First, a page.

A Rule of Faith and Practice
Dr. Frank P. Crane
Both the title and the subtitle of this, my first HUB, (now revised) are sure to draw some arrows. Rules by which to believe and live? Is there a "right thing"? Interesting how only in religious or spiritual issues we insist on keeping our options open. Traffic laws? That guy coming toward me better stay on his side of the road. Price tags? If it says $10.50 I expect the cashier to ring up $10.50, not $12.75, 'cause today he feels bullish. We want what runs our day to day lives to be certain and predictable. But regarding the really big questions of human existence and meaning we're comfortable with vague feel-good assertions.
An instruction manual
Down through history millions have found in the Bible reliable data by which to shape a reasonable world and life view. "Give me a break!", you exclaim, "Who believes that stuff these days?" I do. And I've got a lot of good company: George Washington, Abraham Lincoln, Martin Luther King, not to mention his 16th century namesake.
Why would you use the Bible as a rule of faith and practice? For the same reason you look at your car's manual. The manufacturer knows best how it works. I study the Bible to learn how I operate at maximum efficiency and joy. I figure my Creator should know. I'm grateful He provides an instruction manual.
"Even granting your point, which is pretty archaic, how would a book written by around 40 human authors over a period of 1600 years, the latest being in 95 A.D., offer me anything relevant, not to mention authoritative?" So glad you asked!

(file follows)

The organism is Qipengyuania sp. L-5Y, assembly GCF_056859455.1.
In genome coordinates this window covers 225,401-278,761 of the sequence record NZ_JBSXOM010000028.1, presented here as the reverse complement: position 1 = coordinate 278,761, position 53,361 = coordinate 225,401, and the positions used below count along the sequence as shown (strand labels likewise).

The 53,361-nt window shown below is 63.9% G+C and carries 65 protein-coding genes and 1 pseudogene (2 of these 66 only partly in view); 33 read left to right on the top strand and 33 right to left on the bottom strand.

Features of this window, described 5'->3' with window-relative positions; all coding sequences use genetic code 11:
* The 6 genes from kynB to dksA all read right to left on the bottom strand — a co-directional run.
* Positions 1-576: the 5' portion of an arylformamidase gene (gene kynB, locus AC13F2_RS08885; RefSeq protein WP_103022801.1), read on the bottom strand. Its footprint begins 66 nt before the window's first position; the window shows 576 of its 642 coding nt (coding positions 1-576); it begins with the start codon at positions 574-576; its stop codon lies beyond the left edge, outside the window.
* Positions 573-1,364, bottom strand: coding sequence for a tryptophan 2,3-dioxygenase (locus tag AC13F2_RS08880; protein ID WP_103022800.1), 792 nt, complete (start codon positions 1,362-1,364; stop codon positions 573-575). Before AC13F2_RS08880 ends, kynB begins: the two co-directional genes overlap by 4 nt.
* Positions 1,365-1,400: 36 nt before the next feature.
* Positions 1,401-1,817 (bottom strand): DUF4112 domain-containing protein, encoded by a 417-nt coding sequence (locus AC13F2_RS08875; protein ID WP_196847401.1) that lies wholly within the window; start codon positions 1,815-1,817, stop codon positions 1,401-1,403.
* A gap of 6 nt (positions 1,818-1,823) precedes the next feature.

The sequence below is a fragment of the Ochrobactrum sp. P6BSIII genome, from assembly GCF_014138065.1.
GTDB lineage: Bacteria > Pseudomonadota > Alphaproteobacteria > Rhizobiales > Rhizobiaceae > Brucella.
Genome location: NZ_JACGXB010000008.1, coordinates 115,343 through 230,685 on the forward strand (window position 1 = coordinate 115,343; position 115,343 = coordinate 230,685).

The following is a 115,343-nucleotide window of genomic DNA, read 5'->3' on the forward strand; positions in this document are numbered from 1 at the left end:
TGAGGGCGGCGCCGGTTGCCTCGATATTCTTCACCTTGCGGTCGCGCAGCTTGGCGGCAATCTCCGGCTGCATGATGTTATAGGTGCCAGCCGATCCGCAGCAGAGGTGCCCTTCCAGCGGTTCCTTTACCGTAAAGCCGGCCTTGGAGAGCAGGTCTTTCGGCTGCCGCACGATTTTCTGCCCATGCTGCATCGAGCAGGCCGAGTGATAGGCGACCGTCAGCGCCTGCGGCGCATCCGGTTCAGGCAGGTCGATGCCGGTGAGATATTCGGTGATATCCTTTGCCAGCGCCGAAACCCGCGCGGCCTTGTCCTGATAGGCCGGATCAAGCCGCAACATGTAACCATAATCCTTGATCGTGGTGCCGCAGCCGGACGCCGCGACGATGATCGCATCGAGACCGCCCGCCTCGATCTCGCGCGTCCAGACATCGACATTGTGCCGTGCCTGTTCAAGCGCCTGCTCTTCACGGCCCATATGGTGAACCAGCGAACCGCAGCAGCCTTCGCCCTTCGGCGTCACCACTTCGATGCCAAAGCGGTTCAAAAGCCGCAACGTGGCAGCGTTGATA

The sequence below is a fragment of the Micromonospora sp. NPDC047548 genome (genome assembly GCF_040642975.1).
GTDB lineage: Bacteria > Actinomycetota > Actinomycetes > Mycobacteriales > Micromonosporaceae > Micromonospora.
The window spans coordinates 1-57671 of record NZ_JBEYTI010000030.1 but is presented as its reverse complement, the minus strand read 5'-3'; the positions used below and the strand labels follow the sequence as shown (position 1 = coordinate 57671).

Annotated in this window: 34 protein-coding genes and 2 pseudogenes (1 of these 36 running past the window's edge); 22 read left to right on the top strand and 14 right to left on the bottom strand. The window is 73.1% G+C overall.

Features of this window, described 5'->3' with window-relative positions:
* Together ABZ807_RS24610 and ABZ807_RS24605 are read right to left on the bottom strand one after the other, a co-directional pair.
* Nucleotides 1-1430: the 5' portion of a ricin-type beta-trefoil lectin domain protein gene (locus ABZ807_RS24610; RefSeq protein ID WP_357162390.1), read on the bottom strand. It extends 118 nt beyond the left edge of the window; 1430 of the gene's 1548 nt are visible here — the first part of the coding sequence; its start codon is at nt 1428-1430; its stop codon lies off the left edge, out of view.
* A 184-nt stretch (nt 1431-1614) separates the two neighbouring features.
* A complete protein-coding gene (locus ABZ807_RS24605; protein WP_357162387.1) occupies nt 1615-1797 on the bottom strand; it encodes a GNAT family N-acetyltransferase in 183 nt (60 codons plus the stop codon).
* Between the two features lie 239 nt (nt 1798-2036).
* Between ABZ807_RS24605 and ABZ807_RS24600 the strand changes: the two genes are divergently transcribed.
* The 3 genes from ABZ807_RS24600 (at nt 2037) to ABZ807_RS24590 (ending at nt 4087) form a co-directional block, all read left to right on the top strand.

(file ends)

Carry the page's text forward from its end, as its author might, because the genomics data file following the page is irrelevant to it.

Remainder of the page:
How to know the right thing to believe and do
Here's the short answer. Read the Bible as the self-revelation of a powerful, just and loving God; not as a human record of a people's walk with God. It is the latter, but you'll make sense of it only if you accept the former. Here's how the reasoning goes. By all counts, Jesus is someone to be respected and admired. We all have our heroes. Jesus is mine. He regarded the Scriptures to be the Word of God and quoted them often. But he did more than quote them. He lived by them. He was fond of explaining his points of view and actions with "that the Scriptures be fulfilled." That seemed to settle it for him. How could you go wrong following that example?
If you accept that the Bible is worth your time and attention, then the issue becomes one of interpretation. That's my passion. Not to tell you what the Bible says but to help you figure it out for yourself. So much conflict and pain and disappointment has been generated by cock-sure interpreters who use the Bible to promote a human agenda rather than submit to it as the Word of the Almighty Creator.
Far more than an instruction manual
The Bible offers a window into God's heart. If it were just an instruction manual, we'd only need to use it when we're in trouble or confused. No, God desires more than conformity to his laws. He's looks at the motivations behind our obedience. The Scriptures read, "Whatever does not proceed from faith is sin." (Romans 14:23) Did you get that? A life of perfect conformity to God's law is a life of sin if not motivated by faith. That turns a lot of "good deeds" into "filthy rags."
The purpose of Scripture is to show how to enjoy God despite the fact that even our best efforts fail to meet his perfect standard. From start to finish it's all about God's plan of salvation through faith in Christ. The gospel is the good news that God offers you a way to be perfectly righteous in his eyes. That way is to embrace Jesus Christ by faith. He is the believer's righteousness. (Jeremiah 23:6)
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